De Pere Catholic school raises $4,000 for Puerto Rican hurricane victims

Donations to help family of Lourain Eggart, school’s Spanish teacher

DE PERE — Lourain Eggart, Spanish teacher at Our Lady of Lourdes School, enjoyed teaching her students about her Puerto Rican culture. She discussed the beauty of the island, the music and the food. Following the devastation of Hurricane Maria, which struck Puerto Rico on Sept. 20, that changed.

“I always shared with them how great it was growing up there,” said Eggart. “This time, I had to share the tragedy of this phenomenal storm.”

Lourain Eggart, Spanish teacher at Our Lady of Lourdes School in De Pere and a Puerto Rico native, stands next to her desk that displays the flag of Puerto Rico. (Sam Lucero | The Compass)

Eggart was born and raised in Arecibo, on the northern coast of Puerto Rico. She moved to Wisconsin at age 16.

“My parents lost their jobs and decided to start a new life in Milwaukee with a better education for myself,” she explained. “My uncle had a friend in Milwaukee who said there were job opportunities that paid well. My stepdad relocated first and, six months later, my mom and I moved.”

Her immediate family left grandparents, aunts, uncles and cousins on the island. Eggart, an only child, is especially close to her cousins.

“In our culture, we consider cousins our brothers and sisters and our cousins’ kids become my nieces and nephews,” she said.

Eggart has made trips back to Puerto Rico over the years. She teaches her own children the culture. Aware of the pending hurricane, Eggart spoke to family members in Arecibo on Sept. 19 and the morning of Sept. 20. She was unable to communicate with her family again until two weeks after Maria hit the island.

“It was hard. They are still without power and water,” she said. “I received the first call with my seventh grade class. When I got the call, I just started crying. I had told everybody at school that I needed to take the call when it comes. My cousin lost his home. My aunt lost half of her ceiling. The town where I grew up looked like a fire went through it. Downtown was all torn down by the waves.”

A longtime friend, a teacher in Puerto Rico, whom Eggart considers her sister, spent 48 hours in a bathroom during the hurricane and aftermath. Eggart also learned that her cousin, in the days following Hurricane Maria, had to wait two days in line for gasoline.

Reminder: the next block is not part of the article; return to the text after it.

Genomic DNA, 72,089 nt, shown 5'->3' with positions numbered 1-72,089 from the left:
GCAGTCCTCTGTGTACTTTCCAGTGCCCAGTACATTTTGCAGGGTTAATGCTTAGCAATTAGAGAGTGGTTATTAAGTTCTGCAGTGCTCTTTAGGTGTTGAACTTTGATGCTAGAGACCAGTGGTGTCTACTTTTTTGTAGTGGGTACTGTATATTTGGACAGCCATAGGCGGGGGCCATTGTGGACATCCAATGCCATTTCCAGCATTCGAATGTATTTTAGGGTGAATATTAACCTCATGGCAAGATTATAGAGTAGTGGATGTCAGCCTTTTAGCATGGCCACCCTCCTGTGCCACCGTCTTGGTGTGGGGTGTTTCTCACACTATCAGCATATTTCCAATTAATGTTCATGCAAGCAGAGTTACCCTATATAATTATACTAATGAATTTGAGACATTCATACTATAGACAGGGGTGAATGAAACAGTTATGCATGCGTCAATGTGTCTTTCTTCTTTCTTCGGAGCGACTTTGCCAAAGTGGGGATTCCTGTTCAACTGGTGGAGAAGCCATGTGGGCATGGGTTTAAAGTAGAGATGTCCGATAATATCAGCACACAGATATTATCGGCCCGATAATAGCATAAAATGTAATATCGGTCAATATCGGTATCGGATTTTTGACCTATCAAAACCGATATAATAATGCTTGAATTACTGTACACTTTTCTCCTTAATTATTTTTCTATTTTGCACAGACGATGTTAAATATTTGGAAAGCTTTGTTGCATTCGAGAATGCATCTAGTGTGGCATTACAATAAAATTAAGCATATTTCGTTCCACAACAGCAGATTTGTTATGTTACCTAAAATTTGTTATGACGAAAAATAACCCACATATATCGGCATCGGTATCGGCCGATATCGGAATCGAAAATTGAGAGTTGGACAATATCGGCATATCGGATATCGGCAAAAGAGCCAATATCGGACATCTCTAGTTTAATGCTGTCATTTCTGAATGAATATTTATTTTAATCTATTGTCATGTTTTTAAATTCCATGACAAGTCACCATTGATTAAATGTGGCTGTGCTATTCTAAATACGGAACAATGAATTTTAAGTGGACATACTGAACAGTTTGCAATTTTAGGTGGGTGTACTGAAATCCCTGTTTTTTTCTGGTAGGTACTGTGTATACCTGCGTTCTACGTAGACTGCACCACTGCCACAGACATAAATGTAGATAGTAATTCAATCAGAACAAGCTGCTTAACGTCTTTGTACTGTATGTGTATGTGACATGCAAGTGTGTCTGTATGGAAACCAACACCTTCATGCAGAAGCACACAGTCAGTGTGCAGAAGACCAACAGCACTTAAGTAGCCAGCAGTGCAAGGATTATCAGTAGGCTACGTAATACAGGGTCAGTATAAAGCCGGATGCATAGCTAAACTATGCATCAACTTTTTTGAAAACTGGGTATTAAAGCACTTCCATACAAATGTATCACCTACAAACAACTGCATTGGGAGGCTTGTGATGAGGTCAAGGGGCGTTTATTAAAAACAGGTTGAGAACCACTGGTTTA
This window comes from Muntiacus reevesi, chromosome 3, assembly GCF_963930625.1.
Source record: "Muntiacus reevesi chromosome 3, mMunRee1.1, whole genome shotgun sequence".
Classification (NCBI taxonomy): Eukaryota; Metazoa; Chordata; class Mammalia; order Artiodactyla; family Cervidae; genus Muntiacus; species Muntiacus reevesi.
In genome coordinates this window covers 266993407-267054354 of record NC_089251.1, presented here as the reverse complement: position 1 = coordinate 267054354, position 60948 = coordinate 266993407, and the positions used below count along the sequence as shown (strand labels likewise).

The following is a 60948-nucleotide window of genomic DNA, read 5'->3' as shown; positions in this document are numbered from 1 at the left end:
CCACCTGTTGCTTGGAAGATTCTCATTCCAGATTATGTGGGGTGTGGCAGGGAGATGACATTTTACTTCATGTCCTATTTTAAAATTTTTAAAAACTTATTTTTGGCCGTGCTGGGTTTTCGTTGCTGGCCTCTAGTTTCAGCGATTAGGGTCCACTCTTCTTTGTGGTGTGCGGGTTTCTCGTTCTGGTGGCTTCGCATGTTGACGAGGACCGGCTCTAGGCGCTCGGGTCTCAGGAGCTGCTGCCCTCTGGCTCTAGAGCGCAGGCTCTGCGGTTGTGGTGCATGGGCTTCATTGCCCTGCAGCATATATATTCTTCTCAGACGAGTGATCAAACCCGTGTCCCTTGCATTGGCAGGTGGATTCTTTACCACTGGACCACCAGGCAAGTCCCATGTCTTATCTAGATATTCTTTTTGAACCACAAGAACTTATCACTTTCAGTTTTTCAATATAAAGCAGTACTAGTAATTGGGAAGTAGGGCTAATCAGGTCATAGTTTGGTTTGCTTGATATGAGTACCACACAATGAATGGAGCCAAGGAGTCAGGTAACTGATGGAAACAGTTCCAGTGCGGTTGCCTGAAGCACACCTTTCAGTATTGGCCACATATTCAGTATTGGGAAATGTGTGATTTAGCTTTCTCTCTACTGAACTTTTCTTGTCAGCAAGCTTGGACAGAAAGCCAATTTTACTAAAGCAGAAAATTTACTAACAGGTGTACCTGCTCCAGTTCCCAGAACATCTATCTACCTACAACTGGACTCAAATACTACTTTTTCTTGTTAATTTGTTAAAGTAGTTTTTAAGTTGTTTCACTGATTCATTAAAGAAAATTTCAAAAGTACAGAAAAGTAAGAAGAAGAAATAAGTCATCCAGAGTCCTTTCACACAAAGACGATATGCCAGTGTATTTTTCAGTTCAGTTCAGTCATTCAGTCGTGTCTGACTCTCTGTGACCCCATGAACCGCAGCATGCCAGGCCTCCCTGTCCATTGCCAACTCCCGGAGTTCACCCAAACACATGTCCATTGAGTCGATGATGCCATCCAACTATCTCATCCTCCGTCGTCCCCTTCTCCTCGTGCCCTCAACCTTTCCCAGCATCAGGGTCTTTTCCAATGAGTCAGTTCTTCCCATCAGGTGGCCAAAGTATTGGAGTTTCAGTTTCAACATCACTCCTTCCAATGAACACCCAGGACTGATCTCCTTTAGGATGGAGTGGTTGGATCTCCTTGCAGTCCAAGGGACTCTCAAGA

“I asked, ‘How can I help?’ My cousin said, ‘We are good.’ You told me you lost everything, how can you not need anything?” said Eggart. “They are humble that way. I knew that I had to do something.”

Our Lady of Lourdes School families contacted her with a desire to help. Eggart even heard from alumni now attending Notre Dame Academy and West De Pere High School.

“I’m very grateful and blessed,” she said. “One parent approached me and said that we should do something to raise money. I didn’t know where to start.”

The school held a penny war and a dress- down day to raise funds. Donations were collected at parent-teacher conferences and at Masses at Our Lady of Lourdes Church.

“We are not the biggest Catholic school with 180 kids, so it was amazing to raise $4,000,” said principal Jeff Young. “Lourain did a nice presentation for all the kids. I think it’s a valuable lesson that they learn that when people have lost everything, it’s up to us to respond very positively and help them out.”

Young added that one student donated her birthday money.

The funds will be sent directly to Eggart’s family, the Sotos, to help their needs and support their parish, Nuestra Señora de Fatima. Eggart was able to ship a battery-operated fan to her family in the weeks after the hurricane. Her family members, who are together in one house, are resourceful, she said. Clothes are washed by hand in the river. A tire rim has been turned into a fire pit for cooking.

“It’s going to take years and years to get back to where it was before the hurricane,” said Eggart. “People are going to continue to rebuild. The cruise lines are not going to Puerto Rico, which really hurts (the economy). It’s hard seeing what they are going through, especially when you are away.”

Nuestra Señora de Fatima Church escaped damage and opened as a shelter. Members of the parish take food to towns not being served by FEMA. The spirit of the people will help them persevere, said Eggart.

“They have their faith and it will get better,” she said. “I would love to go. I think it would hit me really hard.”